The Council for Medical Schemes has banned the imposition of excessive co-payments on patients who choose health-care providers outside the designated service providers (DSPs) chosen by their medical schemes, reports BusinessLIVE.
While the move has implications across the private health-care sector, it will bring particular relief to independent pharmacies shut out of these networks. Medical schemes have used DSPs to help manage costs, but have drawn criticism for steering patients to courier and retail pharmacy chains at the expense of independent pharmacies.
Some schemes have also drawn fire for levying stiff penalties of up to 40% of the total cost of a prescription on members who opt to use pharmacies that do not belong to a DSP, according to the Independent Community Pharmacy Association.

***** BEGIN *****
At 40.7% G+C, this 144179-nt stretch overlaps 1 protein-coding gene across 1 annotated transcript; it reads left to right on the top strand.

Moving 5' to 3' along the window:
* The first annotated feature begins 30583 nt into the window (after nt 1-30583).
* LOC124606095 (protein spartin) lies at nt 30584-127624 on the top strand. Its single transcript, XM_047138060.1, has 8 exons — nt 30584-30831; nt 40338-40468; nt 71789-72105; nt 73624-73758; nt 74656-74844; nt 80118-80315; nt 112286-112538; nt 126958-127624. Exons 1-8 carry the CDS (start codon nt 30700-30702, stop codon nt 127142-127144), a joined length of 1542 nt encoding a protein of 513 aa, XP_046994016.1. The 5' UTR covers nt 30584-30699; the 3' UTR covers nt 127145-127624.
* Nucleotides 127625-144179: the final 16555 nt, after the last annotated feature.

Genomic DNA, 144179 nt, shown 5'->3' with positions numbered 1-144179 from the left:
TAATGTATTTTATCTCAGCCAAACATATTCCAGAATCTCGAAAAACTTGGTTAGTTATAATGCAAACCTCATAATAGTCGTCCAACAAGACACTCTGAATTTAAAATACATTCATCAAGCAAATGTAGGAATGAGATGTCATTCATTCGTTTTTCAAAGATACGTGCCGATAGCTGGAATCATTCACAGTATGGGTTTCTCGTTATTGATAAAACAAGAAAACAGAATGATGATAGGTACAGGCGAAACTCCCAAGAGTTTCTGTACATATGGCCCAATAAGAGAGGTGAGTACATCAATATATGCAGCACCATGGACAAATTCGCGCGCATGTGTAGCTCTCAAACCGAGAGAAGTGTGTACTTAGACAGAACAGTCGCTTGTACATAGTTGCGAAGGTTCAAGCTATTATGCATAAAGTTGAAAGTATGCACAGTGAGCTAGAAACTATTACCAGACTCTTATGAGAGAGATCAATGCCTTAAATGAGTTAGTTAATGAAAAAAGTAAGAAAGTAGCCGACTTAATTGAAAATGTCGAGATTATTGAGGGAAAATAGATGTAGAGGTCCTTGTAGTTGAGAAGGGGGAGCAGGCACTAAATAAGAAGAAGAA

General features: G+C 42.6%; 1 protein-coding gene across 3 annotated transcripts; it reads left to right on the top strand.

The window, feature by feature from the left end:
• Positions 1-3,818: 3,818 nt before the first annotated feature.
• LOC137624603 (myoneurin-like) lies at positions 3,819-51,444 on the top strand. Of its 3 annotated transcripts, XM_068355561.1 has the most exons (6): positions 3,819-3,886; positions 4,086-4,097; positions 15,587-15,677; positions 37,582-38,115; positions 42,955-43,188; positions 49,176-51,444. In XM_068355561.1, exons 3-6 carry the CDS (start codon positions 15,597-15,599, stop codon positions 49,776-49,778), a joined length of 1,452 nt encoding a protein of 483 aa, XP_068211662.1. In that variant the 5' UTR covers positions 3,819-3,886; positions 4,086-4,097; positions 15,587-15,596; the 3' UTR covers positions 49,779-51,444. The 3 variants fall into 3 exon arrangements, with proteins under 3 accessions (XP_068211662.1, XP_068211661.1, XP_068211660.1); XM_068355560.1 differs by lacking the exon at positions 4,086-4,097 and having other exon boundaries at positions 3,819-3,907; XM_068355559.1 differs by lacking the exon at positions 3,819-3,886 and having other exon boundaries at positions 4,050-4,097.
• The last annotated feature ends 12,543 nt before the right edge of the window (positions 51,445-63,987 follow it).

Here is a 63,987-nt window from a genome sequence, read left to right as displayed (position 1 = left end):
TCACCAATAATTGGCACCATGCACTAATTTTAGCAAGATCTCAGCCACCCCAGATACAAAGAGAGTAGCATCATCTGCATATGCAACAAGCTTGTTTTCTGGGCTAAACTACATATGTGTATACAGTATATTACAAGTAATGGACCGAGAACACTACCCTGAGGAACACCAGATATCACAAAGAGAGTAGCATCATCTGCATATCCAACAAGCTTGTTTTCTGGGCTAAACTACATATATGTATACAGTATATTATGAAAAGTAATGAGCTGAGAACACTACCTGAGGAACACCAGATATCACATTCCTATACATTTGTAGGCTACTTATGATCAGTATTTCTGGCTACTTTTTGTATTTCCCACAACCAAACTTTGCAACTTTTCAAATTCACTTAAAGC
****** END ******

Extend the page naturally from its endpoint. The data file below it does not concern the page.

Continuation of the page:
In a Government Gazette notice on April 23, the CMS declared two business practices as undesirable in terms of the Medical Schemes Act. With immediate effect, it bans schemes from levying penalties greater than the difference between the rate charged by a health-care provider belonging to their approved network and one that does not. It also prohibits the appointment of a DSP without engaging in a procurement process that is “fair, equitable, transparent, competitive and cost-effective”.